Steps for a More Successful School Year

thumb_IMG_3438_1024

School has begun and many are starting to feel the typical “school-scheduling-overload” that hits families at the beginning of each academic year. While your mind is deluged with memories of what went right during the previous school year, and, almost more importantly, what could have been better, now would be a good time to begin implementing strategies that will improve the school year for everyone!

Steven Covey, author of The 7 Habits of Highly Successful People, suggests that we begin with the end in mind. He tells us we should have a plan for where we want to go, and how we plan to get there. Taking this into consideration, make your first step one where you create a family mission statement. Decide what you really want to accomplish for your family, and for each person individually. Is the goal to be rich? Or is the goal to be happy? No one is saying that one goal excludes the other, but there are major goals, and then other hopes that might exist a level or two below the biggest ones.

Write down your top goals and discuss them as a family, having a discussion that’s appropriate for the ages of the children involved. This activity, itself, might just provide the framework you need for all the other topics to be discussed. After all, if an activity being discussed doesn’t meet the ultimate family vision, then maybe that extracurricular or topic needs further discussion.

  • First, consider the typical beginning of each school day. Is everyone ready to wake-up earlier each school day? If not, think about modifying the home schedule. Things to consider might be an earlier bedtime, as well as an earlier time to wake up in the morning. Technology-use guidelines might also be given a review. Some families have a “charging station” located in an area further from children’s rooms. Beginning at a designated time each night, children bring their mobile devices and plug them in to that “home charging area”. This way, children are not awake into all hours of the night surfing the web, communicating with friends, or checking social media. And, the devices are fully charged and ready for use the next day.
  • How long does homework take, and are children often interrupted when they are trying to complete assignments? If this is ever an issue, creating a home study area would be an excellent idea, as well as having an understanding of what should, or shouldn’t, be taking place in or near that home study area for others not involved in academic pursuits. Gathering all materials necessary to complete any type of assignment, and keeping those materials in the study area, would stop a child from having to get up to search for something in the middle of working on an assignment; since brain research tells us that it can take over 20 minutes to get back on topic after a distraction, having all the supplies in one place would avoid having this happen. While creating a home study area in a child’s bedroom would be easy to arrange, it might be necessary to find a container to hold all the materials in case the study area is in an area commonly used for other things, such as a kitchen table or den. With a container to hold supplies, all study materials could be quickly and easily removed when the area is returning to its intended use. Also, including a timer with the study materials would make it easy to determine 20 minute study periods, and 5 minute break periods for getting a snack, using the restroom, or quickly calling a friend.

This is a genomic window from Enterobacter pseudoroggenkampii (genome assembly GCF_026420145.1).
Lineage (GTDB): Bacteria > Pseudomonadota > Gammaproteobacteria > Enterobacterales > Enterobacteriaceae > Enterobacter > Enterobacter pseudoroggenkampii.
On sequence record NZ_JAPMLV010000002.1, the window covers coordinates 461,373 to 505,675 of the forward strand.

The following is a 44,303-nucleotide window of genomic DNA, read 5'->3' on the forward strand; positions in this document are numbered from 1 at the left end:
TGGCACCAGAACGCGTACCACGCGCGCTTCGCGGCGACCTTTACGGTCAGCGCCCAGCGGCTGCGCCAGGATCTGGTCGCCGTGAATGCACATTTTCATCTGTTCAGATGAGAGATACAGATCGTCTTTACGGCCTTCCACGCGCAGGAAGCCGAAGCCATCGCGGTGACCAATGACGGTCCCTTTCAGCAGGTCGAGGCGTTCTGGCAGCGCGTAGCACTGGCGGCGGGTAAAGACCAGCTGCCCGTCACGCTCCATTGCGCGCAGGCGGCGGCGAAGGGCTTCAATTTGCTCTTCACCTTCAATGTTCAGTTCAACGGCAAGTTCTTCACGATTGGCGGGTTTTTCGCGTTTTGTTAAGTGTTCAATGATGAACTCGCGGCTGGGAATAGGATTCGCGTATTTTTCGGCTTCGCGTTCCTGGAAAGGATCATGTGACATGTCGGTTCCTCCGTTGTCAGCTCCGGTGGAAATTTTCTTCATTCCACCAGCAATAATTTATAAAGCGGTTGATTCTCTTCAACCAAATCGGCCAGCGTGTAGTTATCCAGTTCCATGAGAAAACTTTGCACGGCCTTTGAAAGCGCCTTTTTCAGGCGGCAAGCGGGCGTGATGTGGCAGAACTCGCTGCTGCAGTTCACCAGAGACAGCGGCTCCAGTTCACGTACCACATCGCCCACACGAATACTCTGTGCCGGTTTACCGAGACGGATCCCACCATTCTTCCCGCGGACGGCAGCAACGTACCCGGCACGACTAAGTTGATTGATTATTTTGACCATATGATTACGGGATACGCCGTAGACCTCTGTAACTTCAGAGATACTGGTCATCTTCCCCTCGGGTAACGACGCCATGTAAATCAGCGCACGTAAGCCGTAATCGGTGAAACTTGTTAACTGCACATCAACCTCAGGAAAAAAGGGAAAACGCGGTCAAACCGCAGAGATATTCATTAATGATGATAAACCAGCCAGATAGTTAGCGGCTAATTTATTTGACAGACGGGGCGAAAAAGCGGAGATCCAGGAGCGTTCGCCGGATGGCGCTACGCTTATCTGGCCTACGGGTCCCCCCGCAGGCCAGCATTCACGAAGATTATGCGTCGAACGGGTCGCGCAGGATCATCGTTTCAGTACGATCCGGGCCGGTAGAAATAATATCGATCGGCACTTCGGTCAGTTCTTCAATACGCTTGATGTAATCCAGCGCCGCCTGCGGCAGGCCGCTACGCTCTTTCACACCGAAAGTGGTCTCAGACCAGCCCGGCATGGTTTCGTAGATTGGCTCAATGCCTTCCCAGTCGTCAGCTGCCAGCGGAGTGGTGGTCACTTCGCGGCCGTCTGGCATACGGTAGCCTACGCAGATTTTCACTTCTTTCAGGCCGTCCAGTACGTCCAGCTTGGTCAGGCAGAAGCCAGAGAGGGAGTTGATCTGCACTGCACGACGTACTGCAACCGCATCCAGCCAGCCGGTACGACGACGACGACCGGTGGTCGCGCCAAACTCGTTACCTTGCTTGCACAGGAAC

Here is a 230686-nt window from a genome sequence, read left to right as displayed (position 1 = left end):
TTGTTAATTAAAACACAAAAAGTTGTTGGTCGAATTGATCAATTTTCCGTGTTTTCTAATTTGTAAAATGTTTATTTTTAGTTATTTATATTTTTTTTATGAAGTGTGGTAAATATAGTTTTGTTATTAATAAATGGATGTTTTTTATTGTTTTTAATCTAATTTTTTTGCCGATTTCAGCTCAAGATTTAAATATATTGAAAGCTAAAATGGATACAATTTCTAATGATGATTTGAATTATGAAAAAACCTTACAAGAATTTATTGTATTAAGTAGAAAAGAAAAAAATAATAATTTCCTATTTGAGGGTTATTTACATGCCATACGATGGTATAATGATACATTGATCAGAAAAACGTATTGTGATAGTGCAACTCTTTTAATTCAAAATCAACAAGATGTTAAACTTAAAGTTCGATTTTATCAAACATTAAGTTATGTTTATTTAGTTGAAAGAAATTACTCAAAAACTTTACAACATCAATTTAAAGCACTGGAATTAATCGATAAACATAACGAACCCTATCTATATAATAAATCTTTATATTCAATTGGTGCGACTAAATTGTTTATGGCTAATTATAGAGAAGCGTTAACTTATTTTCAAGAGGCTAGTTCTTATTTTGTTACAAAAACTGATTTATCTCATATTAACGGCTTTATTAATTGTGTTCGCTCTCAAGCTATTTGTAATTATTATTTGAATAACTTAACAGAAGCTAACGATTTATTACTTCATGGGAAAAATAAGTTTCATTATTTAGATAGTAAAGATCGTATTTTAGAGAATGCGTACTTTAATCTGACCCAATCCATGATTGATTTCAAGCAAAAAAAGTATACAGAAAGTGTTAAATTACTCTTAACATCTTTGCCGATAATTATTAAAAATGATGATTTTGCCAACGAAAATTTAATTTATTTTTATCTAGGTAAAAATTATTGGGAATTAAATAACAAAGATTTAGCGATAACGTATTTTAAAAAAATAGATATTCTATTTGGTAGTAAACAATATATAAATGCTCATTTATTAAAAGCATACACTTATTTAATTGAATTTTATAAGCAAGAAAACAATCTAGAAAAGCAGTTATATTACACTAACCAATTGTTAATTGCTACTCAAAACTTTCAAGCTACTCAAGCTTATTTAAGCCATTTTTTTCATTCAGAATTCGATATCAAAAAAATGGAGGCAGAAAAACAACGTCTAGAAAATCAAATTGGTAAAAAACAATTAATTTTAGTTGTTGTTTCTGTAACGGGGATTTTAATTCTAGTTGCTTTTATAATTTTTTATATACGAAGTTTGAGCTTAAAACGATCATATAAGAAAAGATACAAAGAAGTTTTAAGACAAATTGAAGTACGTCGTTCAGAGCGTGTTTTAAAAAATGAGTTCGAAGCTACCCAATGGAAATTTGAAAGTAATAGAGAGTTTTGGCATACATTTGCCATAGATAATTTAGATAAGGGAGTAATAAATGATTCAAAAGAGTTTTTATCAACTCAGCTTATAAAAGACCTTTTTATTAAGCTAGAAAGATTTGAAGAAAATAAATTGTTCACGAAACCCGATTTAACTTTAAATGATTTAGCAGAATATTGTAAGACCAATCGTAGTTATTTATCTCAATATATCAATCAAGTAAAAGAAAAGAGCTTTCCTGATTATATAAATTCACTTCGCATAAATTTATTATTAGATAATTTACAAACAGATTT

• What about the extracurricular scheduling? Do students have ample time for school assignments, time to relax, time to spend with family or friends, and still have time to participate in all activities? And have you considered the carpool schedules and financial implications for the family? Now is a good time to discuss, as a family, what needs to change to avoid a repetition of a prior year’s chaos. Think about each extracurricular opportunity: is this idea in response to a student desire, or is this something a parent wants for the child? Is the student really interested in this particular activity, or is the desire actually to remedy a different issue? Discuss the goals for each activity, if the activity meets the desired goal, or if a choice needs to be made. Parents would typically love for their children to participate in anything where a desire is expressed, but that’s not a realistic way to go through life. Teach your children now how to evaluate a situation, and make the difficult decisions. That’s a huge , and important, life lesson!

Hopefully these suggestions will provide a framework for a more realistic and positive start of the school year. Take it one day at a time, and remember: even baby steps taken one after the other will result in a change of course.

Good luck!

Follow Dr. Wolbe on Facebook, Twitter or LinkedIn.

 

Leave a Comment